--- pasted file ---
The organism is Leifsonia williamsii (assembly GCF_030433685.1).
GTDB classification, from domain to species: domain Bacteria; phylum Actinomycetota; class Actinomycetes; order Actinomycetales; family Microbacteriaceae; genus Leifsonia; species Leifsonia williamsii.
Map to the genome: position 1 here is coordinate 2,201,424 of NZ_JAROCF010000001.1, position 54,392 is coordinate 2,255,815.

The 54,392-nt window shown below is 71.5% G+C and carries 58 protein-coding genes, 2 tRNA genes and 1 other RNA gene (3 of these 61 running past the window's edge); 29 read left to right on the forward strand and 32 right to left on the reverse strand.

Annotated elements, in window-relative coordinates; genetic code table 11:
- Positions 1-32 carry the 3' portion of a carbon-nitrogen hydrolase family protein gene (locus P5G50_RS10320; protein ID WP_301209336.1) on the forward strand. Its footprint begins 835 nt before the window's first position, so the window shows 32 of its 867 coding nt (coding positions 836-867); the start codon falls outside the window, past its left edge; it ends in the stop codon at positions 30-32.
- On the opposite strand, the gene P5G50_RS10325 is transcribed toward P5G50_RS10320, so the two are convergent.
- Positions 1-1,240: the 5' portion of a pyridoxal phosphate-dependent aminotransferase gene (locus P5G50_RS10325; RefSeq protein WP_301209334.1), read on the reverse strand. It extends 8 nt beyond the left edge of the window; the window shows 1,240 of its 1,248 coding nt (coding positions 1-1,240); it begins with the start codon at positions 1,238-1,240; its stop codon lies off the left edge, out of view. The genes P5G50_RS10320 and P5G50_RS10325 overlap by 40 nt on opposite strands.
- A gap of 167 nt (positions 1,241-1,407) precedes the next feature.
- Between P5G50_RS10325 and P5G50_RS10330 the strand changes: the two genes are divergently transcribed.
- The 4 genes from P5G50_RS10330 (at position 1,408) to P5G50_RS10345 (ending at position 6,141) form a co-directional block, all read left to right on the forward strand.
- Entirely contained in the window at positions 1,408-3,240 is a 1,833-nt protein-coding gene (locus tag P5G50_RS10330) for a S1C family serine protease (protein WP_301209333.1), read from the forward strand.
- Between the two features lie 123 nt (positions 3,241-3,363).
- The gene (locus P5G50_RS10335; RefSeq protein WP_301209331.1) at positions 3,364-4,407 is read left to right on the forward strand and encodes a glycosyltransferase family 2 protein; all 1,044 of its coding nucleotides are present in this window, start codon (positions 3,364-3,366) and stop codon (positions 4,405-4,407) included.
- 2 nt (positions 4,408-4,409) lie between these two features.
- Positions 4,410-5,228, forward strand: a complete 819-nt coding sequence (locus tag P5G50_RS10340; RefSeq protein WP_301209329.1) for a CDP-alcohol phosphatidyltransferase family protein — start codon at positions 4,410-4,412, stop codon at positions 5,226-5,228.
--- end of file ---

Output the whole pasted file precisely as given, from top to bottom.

The organism is Leifsonia williamsii (assembly GCF_030433685.1).
GTDB classification, from domain to species: domain Bacteria; phylum Actinomycetota; class Actinomycetes; order Actinomycetales; family Microbacteriaceae; genus Leifsonia; species Leifsonia williamsii.
Map to the genome: position 1 here is coordinate 2,201,424 of NZ_JAROCF010000001.1, position 54,392 is coordinate 2,255,815.

The 54,392-nt window shown below is 71.5% G+C and carries 58 protein-coding genes, 2 tRNA genes and 1 other RNA gene (3 of these 61 running past the window's edge); 29 read left to right on the forward strand and 32 right to left on the reverse strand.

Annotated elements, in window-relative coordinates; genetic code table 11:
- Positions 1-32 carry the 3' portion of a carbon-nitrogen hydrolase family protein gene (locus P5G50_RS10320; protein ID WP_301209336.1) on the forward strand. Its footprint begins 835 nt before the window's first position, so the window shows 32 of its 867 coding nt (coding positions 836-867); the start codon falls outside the window, past its left edge; it ends in the stop codon at positions 30-32.
- On the opposite strand, the gene P5G50_RS10325 is transcribed toward P5G50_RS10320, so the two are convergent.
- Positions 1-1,240: the 5' portion of a pyridoxal phosphate-dependent aminotransferase gene (locus P5G50_RS10325; RefSeq protein WP_301209334.1), read on the reverse strand. It extends 8 nt beyond the left edge of the window; the window shows 1,240 of its 1,248 coding nt (coding positions 1-1,240); it begins with the start codon at positions 1,238-1,240; its stop codon lies off the left edge, out of view. The genes P5G50_RS10320 and P5G50_RS10325 overlap by 40 nt on opposite strands.
- A gap of 167 nt (positions 1,241-1,407) precedes the next feature.
- Between P5G50_RS10325 and P5G50_RS10330 the strand changes: the two genes are divergently transcribed.
- The 4 genes from P5G50_RS10330 (at position 1,408) to P5G50_RS10345 (ending at position 6,141) form a co-directional block, all read left to right on the forward strand.
- Entirely contained in the window at positions 1,408-3,240 is a 1,833-nt protein-coding gene (locus tag P5G50_RS10330) for a S1C family serine protease (protein WP_301209333.1), read from the forward strand.
- Between the two features lie 123 nt (positions 3,241-3,363).
- The gene (locus P5G50_RS10335; RefSeq protein WP_301209331.1) at positions 3,364-4,407 is read left to right on the forward strand and encodes a glycosyltransferase family 2 protein; all 1,044 of its coding nucleotides are present in this window, start codon (positions 3,364-3,366) and stop codon (positions 4,405-4,407) included.
- 2 nt (positions 4,408-4,409) lie between these two features.
- Positions 4,410-5,228, forward strand: a complete 819-nt coding sequence (locus tag P5G50_RS10340; RefSeq protein WP_301209329.1) for a CDP-alcohol phosphatidyltransferase family protein — start codon at positions 4,410-4,412, stop codon at positions 5,226-5,228.